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Australia introduced its own points system in 1979, followed by New Zealand in 1991. In the 2000s, variants on the points system became rather fashionable. An array of countries newly opening up to skilled immigration adopted the model. The United Kingdom introduced it in 2002 and was joined over the next five years by the Czech Republic, Hong Kong, Singapore, and Denmark. In China, some subnational jurisdictions introduced points systems to award hukou registration to internal migrants, rewarding criteria such as property ownership, charitable giving, and even blood donation. (For more on Chinese migration, see Issue #10: Migration with Chinese Characteristics: Hukou Reform and Elite Emigration.)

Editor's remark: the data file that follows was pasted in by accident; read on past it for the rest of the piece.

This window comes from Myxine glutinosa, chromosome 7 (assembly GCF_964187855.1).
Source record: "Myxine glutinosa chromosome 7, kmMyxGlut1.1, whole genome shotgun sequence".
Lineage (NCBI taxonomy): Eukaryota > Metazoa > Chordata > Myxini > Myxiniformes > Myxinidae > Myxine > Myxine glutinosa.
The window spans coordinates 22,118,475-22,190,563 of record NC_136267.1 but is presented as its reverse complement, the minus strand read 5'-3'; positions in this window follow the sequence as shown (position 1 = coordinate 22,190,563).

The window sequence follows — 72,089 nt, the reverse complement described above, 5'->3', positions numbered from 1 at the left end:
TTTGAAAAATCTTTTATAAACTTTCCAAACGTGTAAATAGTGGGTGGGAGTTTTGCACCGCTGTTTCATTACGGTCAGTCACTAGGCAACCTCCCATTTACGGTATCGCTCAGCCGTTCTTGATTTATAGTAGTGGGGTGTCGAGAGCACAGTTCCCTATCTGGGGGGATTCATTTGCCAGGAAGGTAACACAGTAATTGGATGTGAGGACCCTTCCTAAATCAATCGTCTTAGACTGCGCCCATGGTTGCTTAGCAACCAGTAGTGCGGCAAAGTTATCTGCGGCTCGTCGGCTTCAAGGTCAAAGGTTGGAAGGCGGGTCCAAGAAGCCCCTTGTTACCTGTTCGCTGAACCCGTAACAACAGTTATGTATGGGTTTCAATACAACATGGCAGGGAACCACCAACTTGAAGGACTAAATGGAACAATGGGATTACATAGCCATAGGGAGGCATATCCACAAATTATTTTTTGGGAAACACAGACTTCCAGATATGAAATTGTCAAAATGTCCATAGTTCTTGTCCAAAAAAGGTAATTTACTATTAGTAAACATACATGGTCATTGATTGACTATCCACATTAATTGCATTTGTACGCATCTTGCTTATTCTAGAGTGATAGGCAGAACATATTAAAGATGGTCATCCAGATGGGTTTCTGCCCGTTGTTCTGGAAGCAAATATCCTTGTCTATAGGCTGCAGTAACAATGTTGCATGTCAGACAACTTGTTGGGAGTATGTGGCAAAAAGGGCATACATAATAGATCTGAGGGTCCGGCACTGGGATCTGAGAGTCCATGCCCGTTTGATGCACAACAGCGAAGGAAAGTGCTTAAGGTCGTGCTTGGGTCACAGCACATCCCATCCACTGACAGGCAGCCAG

Points Systems Under Review

Despite their popularity, purely supply-driven points systems encountered some stumbling blocks. If workers do not require a job offer to qualify, there is no guarantee that local employers will hire them. In Canada, points-tested immigrants who arrived in the mid-2000s without a job offer were much less likely to be employed in the first few years after arrival, and those who did find work earned half as much as their counterparts who came with pre-arranged employment. Evaluations in the United Kingdom and Denmark suggested that large shares of points-tested immigrants were either out of work or held low-skilled jobs.